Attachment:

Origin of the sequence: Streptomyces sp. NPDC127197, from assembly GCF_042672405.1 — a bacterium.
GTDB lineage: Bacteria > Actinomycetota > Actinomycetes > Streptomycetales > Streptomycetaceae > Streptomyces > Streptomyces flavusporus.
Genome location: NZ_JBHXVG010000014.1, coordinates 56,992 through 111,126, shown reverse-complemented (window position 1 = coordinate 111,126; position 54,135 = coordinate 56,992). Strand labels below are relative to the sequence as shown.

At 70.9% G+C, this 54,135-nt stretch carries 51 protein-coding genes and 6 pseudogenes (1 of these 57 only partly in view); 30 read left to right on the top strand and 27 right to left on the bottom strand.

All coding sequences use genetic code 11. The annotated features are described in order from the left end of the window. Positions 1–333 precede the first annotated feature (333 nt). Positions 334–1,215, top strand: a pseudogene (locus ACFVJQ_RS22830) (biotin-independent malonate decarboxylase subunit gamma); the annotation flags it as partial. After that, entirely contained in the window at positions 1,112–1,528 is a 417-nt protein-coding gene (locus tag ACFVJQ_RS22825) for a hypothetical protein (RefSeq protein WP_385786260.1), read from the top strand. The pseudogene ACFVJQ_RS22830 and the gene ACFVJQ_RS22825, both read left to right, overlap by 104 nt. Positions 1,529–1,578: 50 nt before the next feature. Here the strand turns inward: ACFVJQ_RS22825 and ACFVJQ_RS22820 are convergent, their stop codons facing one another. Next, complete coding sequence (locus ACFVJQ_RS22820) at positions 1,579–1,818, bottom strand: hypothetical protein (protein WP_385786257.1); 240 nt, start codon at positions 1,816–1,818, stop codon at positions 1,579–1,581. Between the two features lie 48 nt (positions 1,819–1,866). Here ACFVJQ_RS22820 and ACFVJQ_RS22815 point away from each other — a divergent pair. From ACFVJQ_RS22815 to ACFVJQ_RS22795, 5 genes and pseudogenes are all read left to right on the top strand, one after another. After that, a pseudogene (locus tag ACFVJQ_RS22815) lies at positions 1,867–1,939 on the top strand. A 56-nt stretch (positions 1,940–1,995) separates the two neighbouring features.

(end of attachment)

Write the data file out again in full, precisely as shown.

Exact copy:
Origin of the sequence: Streptomyces sp. NPDC127197, from assembly GCF_042672405.1 — a bacterium.
GTDB lineage: Bacteria > Actinomycetota > Actinomycetes > Streptomycetales > Streptomycetaceae > Streptomyces > Streptomyces flavusporus.
Genome location: NZ_JBHXVG010000014.1, coordinates 56,992 through 111,126, shown reverse-complemented (window position 1 = coordinate 111,126; position 54,135 = coordinate 56,992). Strand labels below are relative to the sequence as shown.

At 70.9% G+C, this 54,135-nt stretch carries 51 protein-coding genes and 6 pseudogenes (1 of these 57 only partly in view); 30 read left to right on the top strand and 27 right to left on the bottom strand.

All coding sequences use genetic code 11. The annotated features are described in order from the left end of the window. Positions 1–333 precede the first annotated feature (333 nt). Positions 334–1,215, top strand: a pseudogene (locus ACFVJQ_RS22830) (biotin-independent malonate decarboxylase subunit gamma); the annotation flags it as partial. After that, entirely contained in the window at positions 1,112–1,528 is a 417-nt protein-coding gene (locus tag ACFVJQ_RS22825) for a hypothetical protein (RefSeq protein WP_385786260.1), read from the top strand. The pseudogene ACFVJQ_RS22830 and the gene ACFVJQ_RS22825, both read left to right, overlap by 104 nt. Positions 1,529–1,578: 50 nt before the next feature. Here the strand turns inward: ACFVJQ_RS22825 and ACFVJQ_RS22820 are convergent, their stop codons facing one another. Next, complete coding sequence (locus ACFVJQ_RS22820) at positions 1,579–1,818, bottom strand: hypothetical protein (protein WP_385786257.1); 240 nt, start codon at positions 1,816–1,818, stop codon at positions 1,579–1,581. Between the two features lie 48 nt (positions 1,819–1,866). Here ACFVJQ_RS22820 and ACFVJQ_RS22815 point away from each other — a divergent pair. From ACFVJQ_RS22815 to ACFVJQ_RS22795, 5 genes and pseudogenes are all read left to right on the top strand, one after another. After that, a pseudogene (locus tag ACFVJQ_RS22815) lies at positions 1,867–1,939 on the top strand. A 56-nt stretch (positions 1,940–1,995) separates the two neighbouring features.